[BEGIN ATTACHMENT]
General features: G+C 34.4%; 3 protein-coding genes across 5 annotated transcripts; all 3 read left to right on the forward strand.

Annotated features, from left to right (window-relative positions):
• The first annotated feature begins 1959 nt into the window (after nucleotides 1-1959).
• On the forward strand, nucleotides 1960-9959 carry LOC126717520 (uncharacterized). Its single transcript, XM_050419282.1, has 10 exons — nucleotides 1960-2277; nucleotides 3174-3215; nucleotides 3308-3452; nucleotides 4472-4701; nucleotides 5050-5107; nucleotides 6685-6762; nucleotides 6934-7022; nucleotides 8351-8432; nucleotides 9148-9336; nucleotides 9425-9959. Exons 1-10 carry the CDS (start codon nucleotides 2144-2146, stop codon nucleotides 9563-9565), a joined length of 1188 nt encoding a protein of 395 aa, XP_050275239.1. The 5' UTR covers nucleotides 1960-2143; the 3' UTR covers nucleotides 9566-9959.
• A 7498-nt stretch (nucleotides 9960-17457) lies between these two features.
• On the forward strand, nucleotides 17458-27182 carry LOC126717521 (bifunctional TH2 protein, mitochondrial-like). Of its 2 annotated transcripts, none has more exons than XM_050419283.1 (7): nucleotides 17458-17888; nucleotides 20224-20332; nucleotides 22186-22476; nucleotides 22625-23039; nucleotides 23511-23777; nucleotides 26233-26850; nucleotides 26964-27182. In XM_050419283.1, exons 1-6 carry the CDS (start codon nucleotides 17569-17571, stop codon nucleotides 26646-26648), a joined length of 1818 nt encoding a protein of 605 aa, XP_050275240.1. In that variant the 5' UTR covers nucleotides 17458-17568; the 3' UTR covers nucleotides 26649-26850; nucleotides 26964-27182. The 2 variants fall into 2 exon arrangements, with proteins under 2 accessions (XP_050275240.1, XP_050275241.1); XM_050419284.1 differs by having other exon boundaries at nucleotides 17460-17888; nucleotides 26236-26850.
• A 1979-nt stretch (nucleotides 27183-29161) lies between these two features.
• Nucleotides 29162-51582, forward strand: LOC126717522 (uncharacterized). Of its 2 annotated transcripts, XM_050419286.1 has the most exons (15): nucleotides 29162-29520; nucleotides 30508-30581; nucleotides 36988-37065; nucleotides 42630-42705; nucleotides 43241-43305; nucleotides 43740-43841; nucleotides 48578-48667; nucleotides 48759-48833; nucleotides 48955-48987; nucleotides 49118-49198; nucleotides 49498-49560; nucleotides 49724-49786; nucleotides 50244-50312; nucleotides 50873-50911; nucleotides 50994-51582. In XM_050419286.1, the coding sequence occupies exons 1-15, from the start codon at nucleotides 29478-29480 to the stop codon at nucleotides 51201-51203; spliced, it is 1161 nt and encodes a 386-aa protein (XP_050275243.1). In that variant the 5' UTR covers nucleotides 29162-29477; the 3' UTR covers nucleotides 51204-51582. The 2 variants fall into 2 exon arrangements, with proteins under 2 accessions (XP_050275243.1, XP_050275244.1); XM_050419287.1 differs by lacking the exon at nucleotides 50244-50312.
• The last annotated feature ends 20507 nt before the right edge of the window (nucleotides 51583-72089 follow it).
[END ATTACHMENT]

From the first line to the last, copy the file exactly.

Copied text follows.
General features: G+C 34.4%; 3 protein-coding genes across 5 annotated transcripts; all 3 read left to right on the forward strand.

Annotated features, from left to right (window-relative positions):
• The first annotated feature begins 1959 nt into the window (after nucleotides 1-1959).
• On the forward strand, nucleotides 1960-9959 carry LOC126717520 (uncharacterized). Its single transcript, XM_050419282.1, has 10 exons — nucleotides 1960-2277; nucleotides 3174-3215; nucleotides 3308-3452; nucleotides 4472-4701; nucleotides 5050-5107; nucleotides 6685-6762; nucleotides 6934-7022; nucleotides 8351-8432; nucleotides 9148-9336; nucleotides 9425-9959. Exons 1-10 carry the CDS (start codon nucleotides 2144-2146, stop codon nucleotides 9563-9565), a joined length of 1188 nt encoding a protein of 395 aa, XP_050275239.1. The 5' UTR covers nucleotides 1960-2143; the 3' UTR covers nucleotides 9566-9959.
• A 7498-nt stretch (nucleotides 9960-17457) lies between these two features.
• On the forward strand, nucleotides 17458-27182 carry LOC126717521 (bifunctional TH2 protein, mitochondrial-like). Of its 2 annotated transcripts, none has more exons than XM_050419283.1 (7): nucleotides 17458-17888; nucleotides 20224-20332; nucleotides 22186-22476; nucleotides 22625-23039; nucleotides 23511-23777; nucleotides 26233-26850; nucleotides 26964-27182. In XM_050419283.1, exons 1-6 carry the CDS (start codon nucleotides 17569-17571, stop codon nucleotides 26646-26648), a joined length of 1818 nt encoding a protein of 605 aa, XP_050275240.1. In that variant the 5' UTR covers nucleotides 17458-17568; the 3' UTR covers nucleotides 26649-26850; nucleotides 26964-27182. The 2 variants fall into 2 exon arrangements, with proteins under 2 accessions (XP_050275240.1, XP_050275241.1); XM_050419284.1 differs by having other exon boundaries at nucleotides 17460-17888; nucleotides 26236-26850.
• A 1979-nt stretch (nucleotides 27183-29161) lies between these two features.
• Nucleotides 29162-51582, forward strand: LOC126717522 (uncharacterized). Of its 2 annotated transcripts, XM_050419286.1 has the most exons (15): nucleotides 29162-29520; nucleotides 30508-30581; nucleotides 36988-37065; nucleotides 42630-42705; nucleotides 43241-43305; nucleotides 43740-43841; nucleotides 48578-48667; nucleotides 48759-48833; nucleotides 48955-48987; nucleotides 49118-49198; nucleotides 49498-49560; nucleotides 49724-49786; nucleotides 50244-50312; nucleotides 50873-50911; nucleotides 50994-51582. In XM_050419286.1, the coding sequence occupies exons 1-15, from the start codon at nucleotides 29478-29480 to the stop codon at nucleotides 51201-51203; spliced, it is 1161 nt and encodes a 386-aa protein (XP_050275243.1). In that variant the 5' UTR covers nucleotides 29162-29477; the 3' UTR covers nucleotides 51204-51582. The 2 variants fall into 2 exon arrangements, with proteins under 2 accessions (XP_050275243.1, XP_050275244.1); XM_050419287.1 differs by lacking the exon at nucleotides 50244-50312.
• The last annotated feature ends 20507 nt before the right edge of the window (nucleotides 51583-72089 follow it).